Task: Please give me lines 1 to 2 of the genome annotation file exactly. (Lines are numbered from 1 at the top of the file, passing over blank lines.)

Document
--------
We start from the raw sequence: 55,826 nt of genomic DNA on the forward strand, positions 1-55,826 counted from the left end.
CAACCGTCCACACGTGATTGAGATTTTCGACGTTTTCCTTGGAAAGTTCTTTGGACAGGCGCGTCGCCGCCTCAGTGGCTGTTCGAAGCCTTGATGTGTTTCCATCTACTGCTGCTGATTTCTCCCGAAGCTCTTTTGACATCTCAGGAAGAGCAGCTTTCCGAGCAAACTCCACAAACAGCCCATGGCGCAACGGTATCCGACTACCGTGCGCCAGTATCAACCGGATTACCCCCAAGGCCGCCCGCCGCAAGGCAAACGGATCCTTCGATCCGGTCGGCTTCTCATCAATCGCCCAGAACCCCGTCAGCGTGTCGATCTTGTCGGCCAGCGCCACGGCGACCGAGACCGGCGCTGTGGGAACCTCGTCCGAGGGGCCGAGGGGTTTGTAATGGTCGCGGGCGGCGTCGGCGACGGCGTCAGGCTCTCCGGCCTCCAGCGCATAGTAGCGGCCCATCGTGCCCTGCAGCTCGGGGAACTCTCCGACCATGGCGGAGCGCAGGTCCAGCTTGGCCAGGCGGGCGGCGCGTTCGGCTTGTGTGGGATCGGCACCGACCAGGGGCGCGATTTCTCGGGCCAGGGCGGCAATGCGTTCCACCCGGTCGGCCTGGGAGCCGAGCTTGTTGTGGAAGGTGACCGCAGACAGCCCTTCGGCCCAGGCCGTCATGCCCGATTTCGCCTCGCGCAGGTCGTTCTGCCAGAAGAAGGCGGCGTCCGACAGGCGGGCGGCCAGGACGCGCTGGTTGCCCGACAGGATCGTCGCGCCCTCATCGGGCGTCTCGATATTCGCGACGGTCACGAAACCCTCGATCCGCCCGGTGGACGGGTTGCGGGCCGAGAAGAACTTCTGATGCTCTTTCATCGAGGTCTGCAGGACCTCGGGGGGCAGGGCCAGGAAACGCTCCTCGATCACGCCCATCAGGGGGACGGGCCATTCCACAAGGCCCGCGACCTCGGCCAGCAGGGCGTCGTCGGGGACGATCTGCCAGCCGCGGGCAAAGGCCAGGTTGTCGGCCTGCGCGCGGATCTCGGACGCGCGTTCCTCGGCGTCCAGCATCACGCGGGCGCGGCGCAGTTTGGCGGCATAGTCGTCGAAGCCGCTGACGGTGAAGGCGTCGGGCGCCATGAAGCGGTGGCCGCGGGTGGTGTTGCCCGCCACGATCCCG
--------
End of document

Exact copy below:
We start from the raw sequence: 55,826 nt of genomic DNA on the forward strand, positions 1-55,826 counted from the left end.
CAACCGTCCACACGTGATTGAGATTTTCGACGTTTTCCTTGGAAAGTTCTTTGGACAGGCGCGTCGCCGCCTCAGTGGCTGTTCGAAGCCTTGATGTGTTTCCATCTACTGCTGCTGATTTCTCCCGAAGCTCTTTTGACATCTCAGGAAGAGCAGCTTTCCGAGCAAACTCCACAAACAGCCCATGGCGCAACGGTATCCGACTACCGTGCGCCAGTATCAACCGGATTACCCCCAAGGCCGCCCGCCGCAAGGCAAACGGATCCTTCGATCCGGTCGGCTTCTCATCAATCGCCCAGAACCCCGTCAGCGTGTCGATCTTGTCGGCCAGCGCCACGGCGACCGAGACCGGCGCTGTGGGAACCTCGTCCGAGGGGCCGAGGGGTTTGTAATGGTCGCGGGCGGCGTCGGCGACGGCGTCAGGCTCTCCGGCCTCCAGCGCATAGTAGCGGCCCATCGTGCCCTGCAGCTCGGGGAACTCTCCGACCATGGCGGAGCGCAGGTCCAGCTTGGCCAGGCGGGCGGCGCGTTCGGCTTGTGTGGGATCGGCACCGACCAGGGGCGCGATTTCTCGGGCCAGGGCGGCAATGCGTTCCACCCGGTCGGCCTGGGAGCCGAGCTTGTTGTGGAAGGTGACCGCAGACAGCCCTTCGGCCCAGGCCGTCATGCCCGATTTCGCCTCGCGCAGGTCGTTCTGCCAGAAGAAGGCGGCGTCCGACAGGCGGGCGGCCAGGACGCGCTGGTTGCCCGACAGGATCGTCGCGCCCTCATCGGGCGTCTCGATATTCGCGACGGTCACGAAACCCTCGATCCGCCCGGTGGACGGGTTGCGGGCCGAGAAGAACTTCTGATGCTCTTTCATCGAGGTCTGCAGGACCTCGGGGGGCAGGGCCAGGAAACGCTCCTCGATCACGCCCATCAGGGGGACGGGCCATTCCACAAGGCCCGCGACCTCGGCCAGCAGGGCGTCGTCGGGGACGATCTGCCAGCCGCGGGCAAAGGCCAGGTTGTCGGCCTGCGCGCGGATCTCGGACGCGCGTTCCTCGGCGTCCAGCATCACGCGGGCGCGGCGCAGTTTGGCGGCATAGTCGTCGAAGCCGCTGACGGTGAAGGCGTCGGGCGCCATGAAGCGGTGGCCGCGGGTGGTGTTGCCCGCCACGATCCCG